Yeah. And I mean, I would love to do that kind of detox. I just never had the time to do but I read a book called Making topical Make time are making time. And they call these sort of things infinity pools. And it's it's in that article to reference the verge as well. The problem with a lot of these applications is, and this is a continuous scroll thing as well, that you're constantly scrolling, looking for something new. And Ellington, you focus very much there. Because our find that I always keep deleting the apps, I delete LinkedIn, I delete Twitter and all the rest of it, because I find it on my phone. And there's obviously more propensity to pick them up and look at them. However, the reason why I keep them is because I want my context to be up to date, my address book. And that all synchronizes through through my phone into an app that does all the sorting, and merging and all that kind of stuff. So I tend to not look at, I try not look at social media on my phone, I try to look it on my iPad or my desktop, because I find the scrolling is actually frustrating. So you don't tend to score as much, which is very easy on the scrolling your phone with your thumb because obviously designed for them. And so so what I've done now is I've got everything installed again, but they're all hidden away. Just so I get the synchronization to work for the context and stuff. And the reason why I do this has come back to the make time thing is is that what I was finding is that when I was getting getting bored, or just or not or not engaged in a conversation, like on a conference call, whenever I would look at that one of these things too full to stimulate the brain. Mm hmm. I had to physically change those and every so often to fall back into no one's perfect, but I've gone back to pen and paper to avoid picking up my phone to look at and and get caught in that because you end up getting that distraction is not really worth it. And then because now you don't have that opportunity to sort of, because you're there call with someone remote, you can actually walk with him on the way back from the meeting go. So what did you hear in that media and you sort of fill in the gaps that you may have in your main memory because you you got distracted. So that's that's something I think is make time but was quite cute with quite well placed in at the time for me to get rid of these things. There were a couple other techniques about or considerations to the notifications of changing your color, the color of your screen on your phone from full color to to black and white. Those sorts of things, which also helps your brain to tune out this constant need to get the you know, see what the red thing is. Yeah. Which was drive that behavior again?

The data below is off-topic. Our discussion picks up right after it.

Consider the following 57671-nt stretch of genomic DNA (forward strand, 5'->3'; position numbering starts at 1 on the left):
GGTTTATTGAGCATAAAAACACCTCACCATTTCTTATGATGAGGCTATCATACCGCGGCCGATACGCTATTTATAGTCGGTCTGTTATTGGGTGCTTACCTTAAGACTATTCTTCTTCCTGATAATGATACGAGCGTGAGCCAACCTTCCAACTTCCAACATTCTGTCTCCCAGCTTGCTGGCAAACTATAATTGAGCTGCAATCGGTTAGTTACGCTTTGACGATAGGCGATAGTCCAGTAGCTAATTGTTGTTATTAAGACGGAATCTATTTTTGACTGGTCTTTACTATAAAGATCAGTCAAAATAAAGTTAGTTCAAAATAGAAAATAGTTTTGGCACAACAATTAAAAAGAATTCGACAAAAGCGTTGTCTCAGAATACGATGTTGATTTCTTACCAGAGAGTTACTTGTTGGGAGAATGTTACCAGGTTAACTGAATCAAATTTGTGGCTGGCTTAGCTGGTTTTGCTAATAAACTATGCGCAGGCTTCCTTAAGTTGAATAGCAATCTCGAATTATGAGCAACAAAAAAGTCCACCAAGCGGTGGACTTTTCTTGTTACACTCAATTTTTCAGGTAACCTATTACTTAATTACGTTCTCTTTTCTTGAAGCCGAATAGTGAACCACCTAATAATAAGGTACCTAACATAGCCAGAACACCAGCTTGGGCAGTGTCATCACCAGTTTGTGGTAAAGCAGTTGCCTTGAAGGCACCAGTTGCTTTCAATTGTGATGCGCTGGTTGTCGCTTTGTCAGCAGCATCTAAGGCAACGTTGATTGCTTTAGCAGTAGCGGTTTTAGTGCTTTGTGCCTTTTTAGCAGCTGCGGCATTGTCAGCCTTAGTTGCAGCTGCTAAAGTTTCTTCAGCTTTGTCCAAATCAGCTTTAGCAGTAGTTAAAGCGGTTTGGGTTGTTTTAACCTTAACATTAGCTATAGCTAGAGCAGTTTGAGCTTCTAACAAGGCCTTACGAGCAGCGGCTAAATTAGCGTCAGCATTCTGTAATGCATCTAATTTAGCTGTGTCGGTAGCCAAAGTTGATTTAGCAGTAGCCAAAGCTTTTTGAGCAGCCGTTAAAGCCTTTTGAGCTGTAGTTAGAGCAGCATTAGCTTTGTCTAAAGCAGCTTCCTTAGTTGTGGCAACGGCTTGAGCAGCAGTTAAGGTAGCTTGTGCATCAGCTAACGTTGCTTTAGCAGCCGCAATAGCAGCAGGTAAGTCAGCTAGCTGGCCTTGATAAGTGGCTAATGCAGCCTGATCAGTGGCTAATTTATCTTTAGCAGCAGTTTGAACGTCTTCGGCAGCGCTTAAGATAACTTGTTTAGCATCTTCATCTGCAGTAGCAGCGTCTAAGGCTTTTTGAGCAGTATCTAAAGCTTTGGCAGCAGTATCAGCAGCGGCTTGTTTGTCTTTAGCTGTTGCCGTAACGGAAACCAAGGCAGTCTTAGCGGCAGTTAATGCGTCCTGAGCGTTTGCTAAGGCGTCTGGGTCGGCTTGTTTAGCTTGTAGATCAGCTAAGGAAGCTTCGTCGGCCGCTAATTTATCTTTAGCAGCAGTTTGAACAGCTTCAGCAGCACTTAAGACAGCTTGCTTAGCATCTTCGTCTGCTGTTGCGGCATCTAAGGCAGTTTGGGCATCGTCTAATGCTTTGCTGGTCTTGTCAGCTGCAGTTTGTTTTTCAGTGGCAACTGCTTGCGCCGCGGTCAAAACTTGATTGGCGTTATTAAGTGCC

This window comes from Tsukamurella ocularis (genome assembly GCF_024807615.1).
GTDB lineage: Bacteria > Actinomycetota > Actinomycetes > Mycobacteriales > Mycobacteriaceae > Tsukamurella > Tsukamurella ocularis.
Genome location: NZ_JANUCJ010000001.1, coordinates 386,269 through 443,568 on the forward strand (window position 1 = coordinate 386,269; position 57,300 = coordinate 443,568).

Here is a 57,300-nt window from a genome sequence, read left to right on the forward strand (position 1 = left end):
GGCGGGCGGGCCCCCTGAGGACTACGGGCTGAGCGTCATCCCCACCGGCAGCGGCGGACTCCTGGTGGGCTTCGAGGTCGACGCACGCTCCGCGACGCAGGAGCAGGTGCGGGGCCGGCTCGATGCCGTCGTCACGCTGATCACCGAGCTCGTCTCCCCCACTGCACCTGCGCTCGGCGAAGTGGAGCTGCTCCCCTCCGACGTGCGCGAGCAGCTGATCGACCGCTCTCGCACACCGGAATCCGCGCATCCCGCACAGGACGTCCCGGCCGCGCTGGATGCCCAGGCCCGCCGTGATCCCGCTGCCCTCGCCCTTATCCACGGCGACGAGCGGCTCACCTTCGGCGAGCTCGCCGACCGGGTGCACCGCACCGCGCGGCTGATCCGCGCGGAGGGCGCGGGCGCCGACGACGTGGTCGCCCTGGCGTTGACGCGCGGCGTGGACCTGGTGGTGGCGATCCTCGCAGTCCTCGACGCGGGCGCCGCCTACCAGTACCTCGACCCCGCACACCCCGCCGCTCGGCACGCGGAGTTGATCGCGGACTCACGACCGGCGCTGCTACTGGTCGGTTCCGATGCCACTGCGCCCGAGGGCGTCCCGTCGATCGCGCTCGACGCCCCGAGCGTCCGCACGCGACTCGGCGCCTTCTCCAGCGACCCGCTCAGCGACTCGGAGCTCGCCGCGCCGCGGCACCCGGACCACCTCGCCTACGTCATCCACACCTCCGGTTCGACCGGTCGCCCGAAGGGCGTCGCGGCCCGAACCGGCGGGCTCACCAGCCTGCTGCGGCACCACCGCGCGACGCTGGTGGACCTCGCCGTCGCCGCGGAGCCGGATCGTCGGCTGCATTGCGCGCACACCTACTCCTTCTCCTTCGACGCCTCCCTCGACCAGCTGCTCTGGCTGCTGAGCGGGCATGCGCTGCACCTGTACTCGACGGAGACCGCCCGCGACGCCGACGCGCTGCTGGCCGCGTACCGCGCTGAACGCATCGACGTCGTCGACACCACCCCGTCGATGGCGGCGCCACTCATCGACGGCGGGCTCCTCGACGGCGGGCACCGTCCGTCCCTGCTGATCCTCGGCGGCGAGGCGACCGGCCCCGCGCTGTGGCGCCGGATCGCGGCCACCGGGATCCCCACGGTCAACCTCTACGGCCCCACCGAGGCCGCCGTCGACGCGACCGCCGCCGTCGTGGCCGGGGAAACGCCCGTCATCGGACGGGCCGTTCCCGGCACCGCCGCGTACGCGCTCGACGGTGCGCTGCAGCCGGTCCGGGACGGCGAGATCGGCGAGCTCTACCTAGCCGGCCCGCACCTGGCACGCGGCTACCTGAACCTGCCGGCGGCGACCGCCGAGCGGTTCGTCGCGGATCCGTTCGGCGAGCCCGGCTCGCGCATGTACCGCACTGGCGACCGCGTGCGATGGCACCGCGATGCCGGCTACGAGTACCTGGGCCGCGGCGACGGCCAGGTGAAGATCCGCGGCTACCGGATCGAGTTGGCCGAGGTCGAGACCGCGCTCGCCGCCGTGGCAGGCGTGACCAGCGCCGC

Heather Bicknell  12:29  
Yeah, definitely. I know. Yeah. I mean, that all comes back to even though they feature in the documentary, The I think former Google employee who started the so the Center for humane technology or something like that. But he really started this digital wellness movement, I think he was the one who suggested the graying out your app icons and everything like that. But he said something, he said something in the documentary that kind of drove me bananas, and was sort of my, maybe my biggest sort of gripe with the whole thing, which was he made this comparison that when the bicycle came out, everyone just treated it as a tool. And there wasn't this hysteria around it, which is actually not what happened, there was hysteria around the bicycle, particularly with women riding it, and you know, God forbid, women put some pants on and ride the bicycle around and be able to move from point A to point B, and there was at the time, you know, people would write about, you know, is the bicycle, you know, ruining this or that. So it's not, I don't think social media is unique, I think, in terms of, you know, inventions that have changed society and had everyone talking about it for that reason, you know, the novel did the same thing. At one point, it was very, you know, it wasn't considered like an educational thing to read a novel. You know, it was like a pastime, like how we talk about TV. So, and it's not the first time we've been through this. And I think, looking back at those examples, I think there is more to learn. And I think in the documentary, they just sort of dismissed that line of logic outright. I consider it ridiculous, but I don't think it is. I think there is something to that. And it's helpful to look back at history and think about that in the way that we talk about social media.